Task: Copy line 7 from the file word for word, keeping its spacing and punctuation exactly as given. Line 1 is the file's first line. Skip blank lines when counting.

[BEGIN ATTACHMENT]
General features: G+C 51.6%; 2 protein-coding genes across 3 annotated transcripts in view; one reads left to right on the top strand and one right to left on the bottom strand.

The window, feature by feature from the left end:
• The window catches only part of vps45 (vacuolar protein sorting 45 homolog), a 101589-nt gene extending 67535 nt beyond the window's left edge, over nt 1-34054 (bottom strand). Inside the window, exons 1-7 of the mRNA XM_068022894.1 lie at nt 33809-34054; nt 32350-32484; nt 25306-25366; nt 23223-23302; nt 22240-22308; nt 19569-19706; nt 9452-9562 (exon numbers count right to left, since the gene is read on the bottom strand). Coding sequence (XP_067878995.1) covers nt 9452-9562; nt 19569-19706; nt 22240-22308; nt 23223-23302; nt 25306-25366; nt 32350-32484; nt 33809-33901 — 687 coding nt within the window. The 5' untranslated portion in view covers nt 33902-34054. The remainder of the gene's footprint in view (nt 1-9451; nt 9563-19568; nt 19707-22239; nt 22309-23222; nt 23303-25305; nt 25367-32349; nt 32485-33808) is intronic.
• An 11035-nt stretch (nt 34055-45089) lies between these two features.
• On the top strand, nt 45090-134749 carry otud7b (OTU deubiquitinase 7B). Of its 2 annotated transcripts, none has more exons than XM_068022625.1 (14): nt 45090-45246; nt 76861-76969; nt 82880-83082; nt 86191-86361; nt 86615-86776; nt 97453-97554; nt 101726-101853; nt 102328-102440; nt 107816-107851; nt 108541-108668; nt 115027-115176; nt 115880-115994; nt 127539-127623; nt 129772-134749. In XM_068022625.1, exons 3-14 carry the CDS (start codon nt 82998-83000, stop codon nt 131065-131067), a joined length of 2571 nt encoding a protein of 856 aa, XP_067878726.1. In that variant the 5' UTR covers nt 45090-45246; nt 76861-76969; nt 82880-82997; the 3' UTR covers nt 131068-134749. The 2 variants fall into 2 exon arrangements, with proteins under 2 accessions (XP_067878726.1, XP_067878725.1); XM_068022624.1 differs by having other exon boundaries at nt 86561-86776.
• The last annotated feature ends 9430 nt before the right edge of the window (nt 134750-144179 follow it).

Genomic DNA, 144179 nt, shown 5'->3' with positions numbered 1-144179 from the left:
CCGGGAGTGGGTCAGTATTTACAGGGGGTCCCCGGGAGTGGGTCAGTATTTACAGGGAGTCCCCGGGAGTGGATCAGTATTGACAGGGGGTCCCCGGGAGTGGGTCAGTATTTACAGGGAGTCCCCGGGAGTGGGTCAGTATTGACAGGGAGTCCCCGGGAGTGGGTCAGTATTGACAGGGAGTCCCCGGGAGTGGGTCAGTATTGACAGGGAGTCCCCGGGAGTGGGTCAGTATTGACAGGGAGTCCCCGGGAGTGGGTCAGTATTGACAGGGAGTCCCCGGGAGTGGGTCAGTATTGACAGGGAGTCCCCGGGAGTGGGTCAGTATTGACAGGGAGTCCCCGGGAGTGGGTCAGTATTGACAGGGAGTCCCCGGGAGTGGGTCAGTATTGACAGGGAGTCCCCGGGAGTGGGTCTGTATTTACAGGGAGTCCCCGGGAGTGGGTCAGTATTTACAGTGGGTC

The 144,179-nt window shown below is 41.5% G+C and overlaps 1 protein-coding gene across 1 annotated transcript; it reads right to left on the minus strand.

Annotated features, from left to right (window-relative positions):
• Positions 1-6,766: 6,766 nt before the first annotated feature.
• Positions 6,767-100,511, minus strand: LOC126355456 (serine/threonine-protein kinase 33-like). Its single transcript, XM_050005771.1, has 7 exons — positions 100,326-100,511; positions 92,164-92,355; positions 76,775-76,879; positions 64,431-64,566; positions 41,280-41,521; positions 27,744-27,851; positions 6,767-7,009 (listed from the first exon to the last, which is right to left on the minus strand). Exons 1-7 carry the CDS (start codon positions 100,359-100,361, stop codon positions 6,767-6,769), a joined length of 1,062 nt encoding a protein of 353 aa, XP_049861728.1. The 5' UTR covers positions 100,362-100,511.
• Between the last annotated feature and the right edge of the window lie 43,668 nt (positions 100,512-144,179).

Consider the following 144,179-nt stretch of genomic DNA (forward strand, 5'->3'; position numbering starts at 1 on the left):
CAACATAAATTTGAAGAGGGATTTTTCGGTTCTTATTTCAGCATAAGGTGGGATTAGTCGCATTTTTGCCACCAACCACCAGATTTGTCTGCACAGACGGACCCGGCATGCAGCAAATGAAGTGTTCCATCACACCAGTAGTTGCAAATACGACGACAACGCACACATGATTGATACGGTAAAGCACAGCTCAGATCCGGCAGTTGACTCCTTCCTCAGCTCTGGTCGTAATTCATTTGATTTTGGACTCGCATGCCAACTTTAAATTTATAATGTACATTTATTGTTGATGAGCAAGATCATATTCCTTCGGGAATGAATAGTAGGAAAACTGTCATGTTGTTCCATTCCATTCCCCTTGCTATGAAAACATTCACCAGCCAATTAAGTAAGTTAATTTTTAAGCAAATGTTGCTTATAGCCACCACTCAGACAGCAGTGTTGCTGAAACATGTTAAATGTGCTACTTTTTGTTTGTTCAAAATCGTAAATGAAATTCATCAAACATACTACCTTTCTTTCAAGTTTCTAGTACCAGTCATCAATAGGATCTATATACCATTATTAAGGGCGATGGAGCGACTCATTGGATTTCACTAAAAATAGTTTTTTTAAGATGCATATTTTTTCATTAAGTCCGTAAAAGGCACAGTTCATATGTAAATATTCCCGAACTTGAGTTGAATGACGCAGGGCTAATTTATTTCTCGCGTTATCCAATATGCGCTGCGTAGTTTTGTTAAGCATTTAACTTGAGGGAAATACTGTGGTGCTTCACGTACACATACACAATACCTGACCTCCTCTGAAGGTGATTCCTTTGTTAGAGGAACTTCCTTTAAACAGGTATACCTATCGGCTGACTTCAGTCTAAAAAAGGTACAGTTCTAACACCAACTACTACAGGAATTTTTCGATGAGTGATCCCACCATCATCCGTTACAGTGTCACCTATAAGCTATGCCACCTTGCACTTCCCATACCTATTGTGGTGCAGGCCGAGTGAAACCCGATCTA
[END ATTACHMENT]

Genomic DNA, 144179 nt, shown 5'->3' with positions numbered 1-144179 from the left: